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JURISDICTION OVER THE PERSON OF ACCUSED - is acquired either by his/her arrest

or voluntary appearance in court.


The voluntary appearance of the accused is accomplished either by his
1. pleading to the merits (such as by filing a motion to quash or other pleadings
requiring the exercise of the court's jurisdiction)
2. appearing for arraignment, entering trial, or
3. by filing bail
On the matter of bail, since the same is intended to obtain the provisional liberty of the
accused, as a rule, the same cannot be posted before custody of the accused has been
acquired by the judicial authorities, either by his arrest or voluntary surrender.
Jurisdiction over the person of the accused refers to the authority of the court, not over the
subject matter of the criminal litigation, but over the person charged. This kind of
jurisdiction requires that "the person charged with the offense must have been brought in to
its forum for trial, forcibly by warrant of arrest or upon his voluntary submission to the
court" (Antiporda v. Garchitorena, 321 SCRA 551; Cruz v. Court of Appeals, 388 SCRA 72;
Cojuangco v. Sandiganbayan, 300 SCRA 367).
A special appearance before the court to challenge the jurisdiction of the court over the
person is not tantamount to estoppel or a waiver of the objection and is not a voluntary
submission to the jurisdiction of the court (Garcia v. Sandiganbayan, G.R. No. 170122,
October 12,2009).
The assertion that the court never acquired jurisdiction over the person of the accused
because the warrant of arrest issued is null and void because no probable cause was found
by the court issuing it, cannot be sustained because he posted a bail. The giving or posting
of a bail by the accused is tantamount to submission of his person to the jurisdiction of the
court. Even if it is conceded that the warrant issued was void, the defendant waived all his
rights to object by appearing and giving a bond (Cojuangco, Jr. v. Sandiganbayan, 300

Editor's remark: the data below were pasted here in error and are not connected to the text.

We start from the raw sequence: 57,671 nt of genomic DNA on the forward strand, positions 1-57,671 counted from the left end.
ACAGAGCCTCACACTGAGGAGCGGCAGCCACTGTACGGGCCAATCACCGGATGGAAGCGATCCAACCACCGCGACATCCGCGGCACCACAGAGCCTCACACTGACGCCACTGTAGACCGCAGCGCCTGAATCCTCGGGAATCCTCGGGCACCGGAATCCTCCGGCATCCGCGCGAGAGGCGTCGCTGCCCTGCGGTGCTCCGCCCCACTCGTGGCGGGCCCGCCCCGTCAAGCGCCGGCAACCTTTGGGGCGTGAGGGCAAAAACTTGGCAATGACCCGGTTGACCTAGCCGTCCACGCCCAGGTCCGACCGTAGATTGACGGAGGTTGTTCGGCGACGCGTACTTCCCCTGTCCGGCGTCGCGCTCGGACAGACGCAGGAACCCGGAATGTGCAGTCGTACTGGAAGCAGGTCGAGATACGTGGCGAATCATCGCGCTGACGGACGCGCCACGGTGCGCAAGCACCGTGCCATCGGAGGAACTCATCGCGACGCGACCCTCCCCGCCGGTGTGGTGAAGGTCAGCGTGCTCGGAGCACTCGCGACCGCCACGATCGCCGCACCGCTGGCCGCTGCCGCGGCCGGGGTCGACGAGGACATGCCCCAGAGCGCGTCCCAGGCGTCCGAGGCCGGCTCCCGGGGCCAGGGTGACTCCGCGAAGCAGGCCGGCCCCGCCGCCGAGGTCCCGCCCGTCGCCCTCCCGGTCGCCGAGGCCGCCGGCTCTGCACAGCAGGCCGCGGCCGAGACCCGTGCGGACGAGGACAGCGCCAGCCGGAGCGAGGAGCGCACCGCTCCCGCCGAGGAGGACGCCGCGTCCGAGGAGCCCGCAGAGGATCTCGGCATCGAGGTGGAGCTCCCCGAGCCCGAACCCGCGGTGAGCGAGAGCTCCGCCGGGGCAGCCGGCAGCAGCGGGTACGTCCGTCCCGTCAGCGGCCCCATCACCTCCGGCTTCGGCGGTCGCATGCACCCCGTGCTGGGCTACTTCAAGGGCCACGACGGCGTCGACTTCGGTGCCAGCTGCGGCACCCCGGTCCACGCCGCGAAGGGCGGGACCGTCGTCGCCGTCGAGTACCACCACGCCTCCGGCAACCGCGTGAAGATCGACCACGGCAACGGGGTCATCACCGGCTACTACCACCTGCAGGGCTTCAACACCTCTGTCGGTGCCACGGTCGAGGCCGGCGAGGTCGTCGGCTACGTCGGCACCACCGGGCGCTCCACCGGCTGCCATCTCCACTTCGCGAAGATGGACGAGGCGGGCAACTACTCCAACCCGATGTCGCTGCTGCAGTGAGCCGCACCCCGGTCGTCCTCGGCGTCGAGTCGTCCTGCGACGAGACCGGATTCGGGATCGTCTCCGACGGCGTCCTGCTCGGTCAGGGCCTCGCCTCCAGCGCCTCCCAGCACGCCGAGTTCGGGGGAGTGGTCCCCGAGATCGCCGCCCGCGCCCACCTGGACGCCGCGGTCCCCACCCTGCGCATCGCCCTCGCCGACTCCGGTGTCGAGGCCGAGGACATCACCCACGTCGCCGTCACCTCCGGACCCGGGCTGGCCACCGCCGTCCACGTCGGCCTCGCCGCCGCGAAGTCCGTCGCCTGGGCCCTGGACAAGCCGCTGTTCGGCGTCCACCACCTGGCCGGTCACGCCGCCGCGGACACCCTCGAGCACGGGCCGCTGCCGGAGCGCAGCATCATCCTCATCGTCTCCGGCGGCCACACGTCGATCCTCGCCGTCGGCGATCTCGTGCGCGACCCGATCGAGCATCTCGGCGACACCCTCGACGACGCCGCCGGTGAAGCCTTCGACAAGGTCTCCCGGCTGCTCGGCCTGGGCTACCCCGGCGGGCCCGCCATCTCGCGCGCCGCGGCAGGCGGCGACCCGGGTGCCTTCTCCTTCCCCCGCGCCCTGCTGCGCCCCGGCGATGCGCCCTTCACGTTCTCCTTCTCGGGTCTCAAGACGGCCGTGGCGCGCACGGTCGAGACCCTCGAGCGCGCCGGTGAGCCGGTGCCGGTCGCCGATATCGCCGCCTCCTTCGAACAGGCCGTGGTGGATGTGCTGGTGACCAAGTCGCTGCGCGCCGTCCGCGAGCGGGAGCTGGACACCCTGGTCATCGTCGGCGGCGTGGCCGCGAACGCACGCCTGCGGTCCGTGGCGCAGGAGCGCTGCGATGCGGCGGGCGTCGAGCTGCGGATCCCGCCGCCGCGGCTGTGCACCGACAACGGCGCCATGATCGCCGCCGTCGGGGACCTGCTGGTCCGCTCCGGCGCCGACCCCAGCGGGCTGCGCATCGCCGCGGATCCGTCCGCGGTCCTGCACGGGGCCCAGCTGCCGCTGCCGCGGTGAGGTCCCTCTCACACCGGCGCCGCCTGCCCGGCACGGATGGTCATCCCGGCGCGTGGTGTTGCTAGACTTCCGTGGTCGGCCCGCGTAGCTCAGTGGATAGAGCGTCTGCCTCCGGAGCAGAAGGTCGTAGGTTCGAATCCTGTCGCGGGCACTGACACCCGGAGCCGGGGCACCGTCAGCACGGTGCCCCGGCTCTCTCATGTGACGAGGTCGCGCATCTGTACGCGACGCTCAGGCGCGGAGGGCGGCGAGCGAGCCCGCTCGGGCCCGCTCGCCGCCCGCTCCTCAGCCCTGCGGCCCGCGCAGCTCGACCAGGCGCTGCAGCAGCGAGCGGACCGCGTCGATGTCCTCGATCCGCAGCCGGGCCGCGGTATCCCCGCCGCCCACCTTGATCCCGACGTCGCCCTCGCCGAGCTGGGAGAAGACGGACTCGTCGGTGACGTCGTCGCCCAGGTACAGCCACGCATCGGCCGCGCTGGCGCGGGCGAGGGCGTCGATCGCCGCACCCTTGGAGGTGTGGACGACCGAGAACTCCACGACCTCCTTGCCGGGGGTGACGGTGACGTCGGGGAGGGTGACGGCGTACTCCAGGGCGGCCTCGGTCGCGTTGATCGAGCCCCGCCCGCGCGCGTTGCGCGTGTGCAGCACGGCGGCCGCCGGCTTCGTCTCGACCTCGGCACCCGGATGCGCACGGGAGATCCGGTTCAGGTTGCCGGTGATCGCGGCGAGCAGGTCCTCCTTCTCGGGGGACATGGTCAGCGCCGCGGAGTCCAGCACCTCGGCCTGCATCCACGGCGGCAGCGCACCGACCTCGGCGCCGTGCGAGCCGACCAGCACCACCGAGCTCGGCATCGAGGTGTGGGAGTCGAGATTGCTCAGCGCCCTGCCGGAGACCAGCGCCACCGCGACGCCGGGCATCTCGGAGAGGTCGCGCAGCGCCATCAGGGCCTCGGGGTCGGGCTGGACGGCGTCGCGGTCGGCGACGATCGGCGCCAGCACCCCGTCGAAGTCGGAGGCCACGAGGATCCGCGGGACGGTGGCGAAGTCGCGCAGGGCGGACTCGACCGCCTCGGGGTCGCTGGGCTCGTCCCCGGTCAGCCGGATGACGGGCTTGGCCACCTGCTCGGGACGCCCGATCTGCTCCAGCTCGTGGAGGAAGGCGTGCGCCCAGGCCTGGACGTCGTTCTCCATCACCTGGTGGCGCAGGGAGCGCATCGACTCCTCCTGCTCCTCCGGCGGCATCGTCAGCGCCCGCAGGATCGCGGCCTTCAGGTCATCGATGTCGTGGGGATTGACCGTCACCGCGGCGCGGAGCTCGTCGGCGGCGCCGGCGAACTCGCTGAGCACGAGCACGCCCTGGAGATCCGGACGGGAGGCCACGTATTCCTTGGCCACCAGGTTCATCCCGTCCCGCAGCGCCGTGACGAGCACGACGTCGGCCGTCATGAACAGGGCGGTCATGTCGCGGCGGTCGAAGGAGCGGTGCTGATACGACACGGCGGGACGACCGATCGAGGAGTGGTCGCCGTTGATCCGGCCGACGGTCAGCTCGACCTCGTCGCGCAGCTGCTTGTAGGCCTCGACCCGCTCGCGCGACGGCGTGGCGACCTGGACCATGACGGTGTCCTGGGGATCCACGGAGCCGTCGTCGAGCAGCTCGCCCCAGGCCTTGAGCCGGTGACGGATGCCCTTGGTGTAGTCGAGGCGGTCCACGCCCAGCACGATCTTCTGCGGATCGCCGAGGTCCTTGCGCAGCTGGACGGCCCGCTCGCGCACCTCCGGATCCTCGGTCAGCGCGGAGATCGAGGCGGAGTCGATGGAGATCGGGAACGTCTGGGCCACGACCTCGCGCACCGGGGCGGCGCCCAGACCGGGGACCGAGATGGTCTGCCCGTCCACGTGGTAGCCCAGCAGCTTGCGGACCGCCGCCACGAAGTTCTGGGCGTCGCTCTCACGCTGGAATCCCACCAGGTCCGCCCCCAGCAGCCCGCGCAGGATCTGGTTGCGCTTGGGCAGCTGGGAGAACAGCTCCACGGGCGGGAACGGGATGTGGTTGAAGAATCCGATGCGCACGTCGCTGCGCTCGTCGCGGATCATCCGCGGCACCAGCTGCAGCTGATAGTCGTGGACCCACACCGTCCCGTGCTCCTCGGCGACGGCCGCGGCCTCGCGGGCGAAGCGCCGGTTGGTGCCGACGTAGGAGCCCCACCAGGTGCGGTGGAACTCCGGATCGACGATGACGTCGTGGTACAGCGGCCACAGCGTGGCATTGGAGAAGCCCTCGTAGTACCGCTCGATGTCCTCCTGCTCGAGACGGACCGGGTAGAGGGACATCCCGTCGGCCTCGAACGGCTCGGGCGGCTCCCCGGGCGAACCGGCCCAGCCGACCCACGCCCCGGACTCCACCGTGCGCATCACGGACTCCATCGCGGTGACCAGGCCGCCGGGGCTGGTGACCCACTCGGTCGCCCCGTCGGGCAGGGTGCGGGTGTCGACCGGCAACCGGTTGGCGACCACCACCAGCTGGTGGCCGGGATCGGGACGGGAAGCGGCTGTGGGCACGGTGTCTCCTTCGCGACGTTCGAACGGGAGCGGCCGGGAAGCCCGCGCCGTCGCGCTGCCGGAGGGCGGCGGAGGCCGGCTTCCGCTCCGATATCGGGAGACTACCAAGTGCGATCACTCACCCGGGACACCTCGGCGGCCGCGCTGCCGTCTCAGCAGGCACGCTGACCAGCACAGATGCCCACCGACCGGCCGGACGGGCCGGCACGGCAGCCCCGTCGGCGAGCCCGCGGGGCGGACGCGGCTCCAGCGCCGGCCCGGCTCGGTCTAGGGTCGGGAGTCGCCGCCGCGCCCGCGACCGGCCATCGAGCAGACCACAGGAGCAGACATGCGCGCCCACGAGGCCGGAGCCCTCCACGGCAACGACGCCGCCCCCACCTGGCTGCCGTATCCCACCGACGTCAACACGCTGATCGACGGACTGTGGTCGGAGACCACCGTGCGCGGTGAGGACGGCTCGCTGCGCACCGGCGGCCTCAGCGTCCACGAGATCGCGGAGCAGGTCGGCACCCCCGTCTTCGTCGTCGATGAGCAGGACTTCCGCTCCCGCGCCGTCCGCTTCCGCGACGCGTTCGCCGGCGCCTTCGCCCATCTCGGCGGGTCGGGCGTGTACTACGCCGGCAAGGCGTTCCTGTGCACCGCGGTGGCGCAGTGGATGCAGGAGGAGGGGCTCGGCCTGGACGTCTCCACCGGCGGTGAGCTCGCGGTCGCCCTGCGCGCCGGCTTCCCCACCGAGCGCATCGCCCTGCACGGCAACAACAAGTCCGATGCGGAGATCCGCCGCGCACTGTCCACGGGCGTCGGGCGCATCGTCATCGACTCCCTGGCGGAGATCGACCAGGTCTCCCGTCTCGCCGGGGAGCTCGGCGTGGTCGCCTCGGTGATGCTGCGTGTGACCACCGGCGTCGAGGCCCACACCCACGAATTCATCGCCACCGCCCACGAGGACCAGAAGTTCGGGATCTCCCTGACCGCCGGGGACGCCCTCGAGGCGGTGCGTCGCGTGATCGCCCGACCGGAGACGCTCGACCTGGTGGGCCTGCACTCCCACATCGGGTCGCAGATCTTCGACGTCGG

SCRA 367; Velasco v. Court of Appeals, 245 SCRA 677).
Jurisdiction of the Sandiganbayan, Sec. 4 of P.D. 1606
Jurisdiction in Money Laundering Cases. The Regional Trial Courts shall have jurisdiction
to try all cases on money laundering. Those committed by public officers and private
persons who are in conspiracy with such public officers shall be under the jurisdiction of the
Sandiganbayan (Sec. 5, RA. 9160, Anti-Money Laundering Act of2001).
There is, however, an exception to the rule that filing pleadings seeking affirmative relief
constitutes voluntary appearance, and the consequent submission of ones person to the
jurisdiction of the court. This is in the case of pleadings whose prayer is precisely for the

avoidance of the jurisdiction of the court, which only leads to a special appearance. These
pleadings are: (1) in civil cases, motions to dismiss on the ground of lack of jurisdiction over
the person of the defendant, whether or not other grounds for dismissal are included;[18]
(2) in criminal cases, motions to quash a complaint on the ground of lack of jurisdiction over
the person of the accused; and (3) motions to quash a warrant of arrest. The first two are
consequences of the fact that failure to file them would constitute a waiver of the defense of
lack of jurisdiction over the person. The third is a consequence of the fact that it is the very
legality of the court process forcing the submission of the person of the accused that is the
very issue in a motion to quash a warrant of arrest.
Remedy:
Motion to Quash
http://sc.judiciary.gov.ph/jurisprudence/2006/mar2006/G.R.%20No.%20158763.htm

Miranda v Tuliao, G.R. No. 158763, March 31, 2006.